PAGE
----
Consultant's Viewpoint: Great Facility Design Is More Than Just a Pretty Face

Every year, colleges and universities across the country graduate thousands of students eager to begin a “real” job. However, few students have garnered experience that would mirror what's in the sample résumé shown here. Many have never collected a paycheck while attending college. For those who do work, having a job might be out of necessity. It might only mean making enough money to pay the rent. Jobs are normally plentiful on a college campus — from the bookstore to laboratories, from the library to campus dining. Oftentimes, campus dining is at the bottom of the list of desired jobs.

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Each summer, collegiate foodservice departments all across the country scramble to hire enough student employees to staff the myriad positions set aside for them. Frequently, a large student staff can make the difference between a positive and a negative bottom line. Hiring enough student employees is the first step. Training, motivating, evaluating, involving, developing loyalty and promoting take a continuous cycle that correlates with the timing of each school year, that school foodservice professionals often have to repeat each semester or quarter.

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While we may clearly see the bottom-line advantages of a strong student workforce, the benefits to the student applicant are not so obvious. We can easily teach culinary skills such as vegetable prep, baking, cooking, steaming milk properly for a cappuccino, and providing good customer service. Many student employees are happy at this level and don't have a desire to move up the leadership ladder. However, once you isolate the leadership attributes of your top student employees, you are able to present job opportunities much more compelling than learning how to cook or serve customers. To attract a large student workforce, foodservice directors must offer the students opportunities that transcend minimum-wage job duties.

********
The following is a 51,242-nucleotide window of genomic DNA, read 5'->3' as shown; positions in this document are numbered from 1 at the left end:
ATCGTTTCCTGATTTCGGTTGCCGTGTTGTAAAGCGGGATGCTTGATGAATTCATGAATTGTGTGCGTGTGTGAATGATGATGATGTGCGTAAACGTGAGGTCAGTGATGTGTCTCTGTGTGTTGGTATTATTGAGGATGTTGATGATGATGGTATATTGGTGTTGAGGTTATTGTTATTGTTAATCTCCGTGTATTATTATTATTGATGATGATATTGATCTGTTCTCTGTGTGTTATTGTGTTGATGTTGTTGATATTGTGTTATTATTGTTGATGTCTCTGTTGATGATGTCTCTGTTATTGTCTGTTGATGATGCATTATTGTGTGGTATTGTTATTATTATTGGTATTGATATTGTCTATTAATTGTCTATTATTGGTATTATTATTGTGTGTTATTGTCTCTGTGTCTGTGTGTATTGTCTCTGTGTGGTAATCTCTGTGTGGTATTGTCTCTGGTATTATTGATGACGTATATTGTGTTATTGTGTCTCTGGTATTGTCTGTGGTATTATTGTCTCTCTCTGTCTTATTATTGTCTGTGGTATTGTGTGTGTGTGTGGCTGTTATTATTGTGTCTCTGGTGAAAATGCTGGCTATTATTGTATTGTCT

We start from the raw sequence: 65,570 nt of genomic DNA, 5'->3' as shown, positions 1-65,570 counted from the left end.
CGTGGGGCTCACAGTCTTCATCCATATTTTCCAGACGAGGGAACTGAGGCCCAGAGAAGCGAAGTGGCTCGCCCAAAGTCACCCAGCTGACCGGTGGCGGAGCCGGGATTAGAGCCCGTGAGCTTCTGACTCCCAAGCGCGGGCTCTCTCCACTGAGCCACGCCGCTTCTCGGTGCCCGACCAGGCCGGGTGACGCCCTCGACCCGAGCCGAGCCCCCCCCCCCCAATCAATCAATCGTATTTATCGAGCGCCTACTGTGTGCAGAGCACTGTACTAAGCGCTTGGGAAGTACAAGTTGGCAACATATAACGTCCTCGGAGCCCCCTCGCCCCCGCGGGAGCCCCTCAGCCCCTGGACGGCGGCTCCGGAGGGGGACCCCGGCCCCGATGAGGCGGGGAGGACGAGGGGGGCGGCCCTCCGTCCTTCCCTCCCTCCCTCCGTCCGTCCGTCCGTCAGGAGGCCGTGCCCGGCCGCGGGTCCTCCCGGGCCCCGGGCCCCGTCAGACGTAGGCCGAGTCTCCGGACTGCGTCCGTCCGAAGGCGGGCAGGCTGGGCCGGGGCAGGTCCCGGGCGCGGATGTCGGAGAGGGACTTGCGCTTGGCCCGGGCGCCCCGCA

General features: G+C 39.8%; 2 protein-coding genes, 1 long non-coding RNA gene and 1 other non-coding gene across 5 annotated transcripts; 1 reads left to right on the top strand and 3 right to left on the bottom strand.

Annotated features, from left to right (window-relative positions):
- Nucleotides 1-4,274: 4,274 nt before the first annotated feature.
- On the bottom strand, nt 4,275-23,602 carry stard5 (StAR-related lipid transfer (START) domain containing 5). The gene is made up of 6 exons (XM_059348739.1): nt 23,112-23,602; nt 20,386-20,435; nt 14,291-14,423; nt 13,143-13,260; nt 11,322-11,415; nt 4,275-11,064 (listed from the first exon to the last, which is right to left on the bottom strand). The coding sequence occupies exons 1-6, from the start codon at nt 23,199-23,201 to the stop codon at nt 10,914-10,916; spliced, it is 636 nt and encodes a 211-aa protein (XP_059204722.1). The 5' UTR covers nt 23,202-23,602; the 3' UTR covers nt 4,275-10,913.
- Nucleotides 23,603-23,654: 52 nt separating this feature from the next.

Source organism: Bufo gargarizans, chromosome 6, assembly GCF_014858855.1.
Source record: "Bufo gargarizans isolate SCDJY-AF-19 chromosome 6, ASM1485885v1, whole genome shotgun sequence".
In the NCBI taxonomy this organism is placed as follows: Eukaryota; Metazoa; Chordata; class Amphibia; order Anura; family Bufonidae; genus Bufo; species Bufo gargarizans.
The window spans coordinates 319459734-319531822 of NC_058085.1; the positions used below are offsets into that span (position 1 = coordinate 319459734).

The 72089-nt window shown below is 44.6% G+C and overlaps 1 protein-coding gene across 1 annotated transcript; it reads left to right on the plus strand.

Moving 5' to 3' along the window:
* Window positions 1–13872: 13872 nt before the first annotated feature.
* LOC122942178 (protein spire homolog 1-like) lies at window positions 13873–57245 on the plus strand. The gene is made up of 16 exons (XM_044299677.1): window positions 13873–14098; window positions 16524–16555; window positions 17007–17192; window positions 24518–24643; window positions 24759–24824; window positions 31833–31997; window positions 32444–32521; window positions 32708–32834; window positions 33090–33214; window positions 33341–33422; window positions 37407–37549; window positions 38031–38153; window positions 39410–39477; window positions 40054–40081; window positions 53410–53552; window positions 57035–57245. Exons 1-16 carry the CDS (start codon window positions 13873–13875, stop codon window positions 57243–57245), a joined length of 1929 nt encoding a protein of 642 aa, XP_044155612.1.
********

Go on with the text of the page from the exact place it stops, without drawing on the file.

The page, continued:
The larger the operation and the larger the student staff, the more important it is to have invested and emotionally connected student employees. Over the past 22 years, I've had the pleasure of supervising more than 4,000 part-time student employees. During that time, I realized that there must be a certain management culture in place that not only enables a largely student-staffed foodservice operation to succeed, but also celebrates its creativity, energy and challenges year after year. And despite the challenges, the rewards for those of us who embrace this model go well beyond any positive bottom line that is achieved.